If you are 40 years old and you put $17,500 aside you are probably in the 25% tax bracket which means that contribution saves you $4,375 in income taxes in a year. Do that for the next ten years and you have saved $43,750, always assuming that tax rates stay the same for the next ten years and that the benefit is still available for the next ten years. President Obama has already made suggestions along the line of taxing or limiting your benefit if your account balance could finance an annuity paying $205,000 per year. Currently, for a 60 year old, that would be $3.2 million. You say great, I will never have that sort of money. You will if you saved the money judiciously during your entire working career, or if you are a [union] pension holder, which is another category that the President is talking about taking. [See MarketWatch, September 9, 2013]. For simplicity sake, we will ignore the change in tax rate issue and the loss of the benefit if you save too much. Read More
As Second IRS Official Pleads The Fifth, Congress Pushes For “Lerner Rule”.
Greg Roseman, a Deputy Director at the Internal Revenue Service, didn’t make any friends on the Hill last month when he refused to testify at a House Oversight Committee hearing. It was the second time in recent memory that an Internal Revenue Service employee had invoked a Fifth Amendment right not to testify.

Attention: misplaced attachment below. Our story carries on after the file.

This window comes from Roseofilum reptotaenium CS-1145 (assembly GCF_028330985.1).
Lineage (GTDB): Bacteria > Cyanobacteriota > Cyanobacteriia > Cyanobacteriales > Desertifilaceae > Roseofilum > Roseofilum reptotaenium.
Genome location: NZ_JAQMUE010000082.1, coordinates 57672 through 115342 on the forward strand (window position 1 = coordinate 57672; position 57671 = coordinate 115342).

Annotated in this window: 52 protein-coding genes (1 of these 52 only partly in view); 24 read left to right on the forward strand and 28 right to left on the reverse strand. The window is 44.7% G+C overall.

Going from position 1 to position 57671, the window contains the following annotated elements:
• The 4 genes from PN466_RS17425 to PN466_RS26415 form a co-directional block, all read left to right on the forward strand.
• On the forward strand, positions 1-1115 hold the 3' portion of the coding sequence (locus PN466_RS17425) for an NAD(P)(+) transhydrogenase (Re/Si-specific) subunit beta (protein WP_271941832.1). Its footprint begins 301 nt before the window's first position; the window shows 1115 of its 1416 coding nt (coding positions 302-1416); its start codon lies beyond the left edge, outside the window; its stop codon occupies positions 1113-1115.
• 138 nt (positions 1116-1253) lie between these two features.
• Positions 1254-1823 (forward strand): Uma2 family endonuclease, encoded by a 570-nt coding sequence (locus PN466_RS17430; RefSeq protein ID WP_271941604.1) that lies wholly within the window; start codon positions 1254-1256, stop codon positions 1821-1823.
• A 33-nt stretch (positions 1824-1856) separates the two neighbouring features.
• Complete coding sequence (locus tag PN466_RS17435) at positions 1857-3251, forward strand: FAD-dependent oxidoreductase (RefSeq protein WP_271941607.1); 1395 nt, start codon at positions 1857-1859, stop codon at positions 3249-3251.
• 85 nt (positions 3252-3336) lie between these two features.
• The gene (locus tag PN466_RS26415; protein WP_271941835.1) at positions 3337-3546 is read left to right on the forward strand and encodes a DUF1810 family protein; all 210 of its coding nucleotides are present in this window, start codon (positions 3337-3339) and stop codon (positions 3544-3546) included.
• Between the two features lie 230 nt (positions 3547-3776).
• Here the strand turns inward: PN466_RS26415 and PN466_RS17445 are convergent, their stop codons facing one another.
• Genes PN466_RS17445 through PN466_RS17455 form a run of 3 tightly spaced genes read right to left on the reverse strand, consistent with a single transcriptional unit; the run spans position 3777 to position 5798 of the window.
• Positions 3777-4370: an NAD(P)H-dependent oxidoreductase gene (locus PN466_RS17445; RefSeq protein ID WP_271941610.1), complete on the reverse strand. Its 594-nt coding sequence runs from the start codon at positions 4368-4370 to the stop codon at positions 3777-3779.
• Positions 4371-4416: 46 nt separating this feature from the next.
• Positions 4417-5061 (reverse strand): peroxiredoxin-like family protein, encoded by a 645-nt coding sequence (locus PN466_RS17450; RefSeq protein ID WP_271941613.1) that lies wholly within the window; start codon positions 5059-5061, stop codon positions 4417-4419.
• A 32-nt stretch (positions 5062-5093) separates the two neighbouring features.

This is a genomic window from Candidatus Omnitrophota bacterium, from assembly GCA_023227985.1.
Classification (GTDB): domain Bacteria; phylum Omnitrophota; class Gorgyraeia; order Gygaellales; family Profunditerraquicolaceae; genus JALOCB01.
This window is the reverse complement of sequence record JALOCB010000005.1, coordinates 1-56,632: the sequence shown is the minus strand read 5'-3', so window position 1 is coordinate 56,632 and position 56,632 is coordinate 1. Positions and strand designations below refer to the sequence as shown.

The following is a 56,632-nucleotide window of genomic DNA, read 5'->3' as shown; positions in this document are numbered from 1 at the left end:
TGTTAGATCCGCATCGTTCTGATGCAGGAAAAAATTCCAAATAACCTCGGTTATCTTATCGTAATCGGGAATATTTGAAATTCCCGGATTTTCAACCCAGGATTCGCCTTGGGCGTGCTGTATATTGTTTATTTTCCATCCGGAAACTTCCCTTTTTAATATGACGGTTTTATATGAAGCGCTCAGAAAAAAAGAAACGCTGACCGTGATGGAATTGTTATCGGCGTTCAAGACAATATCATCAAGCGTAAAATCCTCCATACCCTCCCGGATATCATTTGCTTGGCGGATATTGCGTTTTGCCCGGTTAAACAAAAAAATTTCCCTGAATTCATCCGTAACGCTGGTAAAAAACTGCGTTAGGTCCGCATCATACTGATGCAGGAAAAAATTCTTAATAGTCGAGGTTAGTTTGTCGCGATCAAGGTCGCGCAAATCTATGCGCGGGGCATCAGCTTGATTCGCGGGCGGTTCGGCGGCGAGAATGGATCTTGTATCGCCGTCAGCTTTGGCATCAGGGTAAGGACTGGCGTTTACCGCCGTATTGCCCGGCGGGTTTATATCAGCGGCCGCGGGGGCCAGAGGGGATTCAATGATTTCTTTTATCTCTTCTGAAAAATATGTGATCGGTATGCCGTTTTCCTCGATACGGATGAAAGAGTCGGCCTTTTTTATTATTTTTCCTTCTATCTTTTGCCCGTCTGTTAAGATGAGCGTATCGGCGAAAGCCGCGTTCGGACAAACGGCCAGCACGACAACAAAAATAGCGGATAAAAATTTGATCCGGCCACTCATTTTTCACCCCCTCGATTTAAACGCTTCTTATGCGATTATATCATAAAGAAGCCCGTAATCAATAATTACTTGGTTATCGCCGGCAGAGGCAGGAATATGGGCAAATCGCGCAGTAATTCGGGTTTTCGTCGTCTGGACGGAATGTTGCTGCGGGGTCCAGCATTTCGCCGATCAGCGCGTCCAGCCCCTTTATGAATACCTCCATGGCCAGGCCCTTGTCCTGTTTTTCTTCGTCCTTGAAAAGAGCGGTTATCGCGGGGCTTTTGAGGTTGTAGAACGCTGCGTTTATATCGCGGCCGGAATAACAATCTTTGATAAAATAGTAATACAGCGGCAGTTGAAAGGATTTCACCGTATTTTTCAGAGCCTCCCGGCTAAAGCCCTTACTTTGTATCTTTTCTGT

Roseman follows hot on the heels of Lois Lerner’s invocation of the Fifth Amendment a month earlier in the wake of the IRS tax exempt scandal. Roseman, like Lerner, is still employed by the IRS. It’s important to note, however, that Roseman’s testimony was solicited as part of an ongoing investigation about his relationship with a contractor who won big dollar federal contracts. The testimony was not related to the tax exempt scandal – though the timing is close enough that it has cast a dark shadow over the already beleaguered agency.
Kelly Erb, as The Taxgirl, has published a blog speaking about the “Lerner Rule” which would handle federal employees testifying before a congressional hearing.The bill, H.R. 2458, has been referred to the House Committee on Oversight and Government Reform. The text of the bill is pretty short and to the point. It says: Read More
Summer is often a time when people make major life decisions. Common events include buying a home, getting married or changing jobs. If you’re looking for a new job in your same line of work, you may be able to claim a tax deduction for some of your job hunting expenses.
Here are seven things you should know about deducting these costs:
1. Your expenses must be for a job search in your current occupation. You may not deduct expenses related to a search for a job in a new occupation. If your employer or another party reimburses you for an expense, you may not deduct it.
2. You can deduct employment and job placement agency fees you pay while looking for a job.
3. You can deduct the cost of preparing and mailing copies of your résumé to prospective employers.
4. If you travel to look for a new job, you may be able to deduct your travel expenses. However, you can only deduct them if the trip is primarily to look for a new job.
5. You can’t deduct job search expenses if there was a substantial break between the end of your last job and the time you began looking for a new one. Read More
If you plan to start a new business, or you’ve just opened your doors, it is important for you to know your federal tax responsibilities. Here are five basic tips the IRS provides that can help you get started.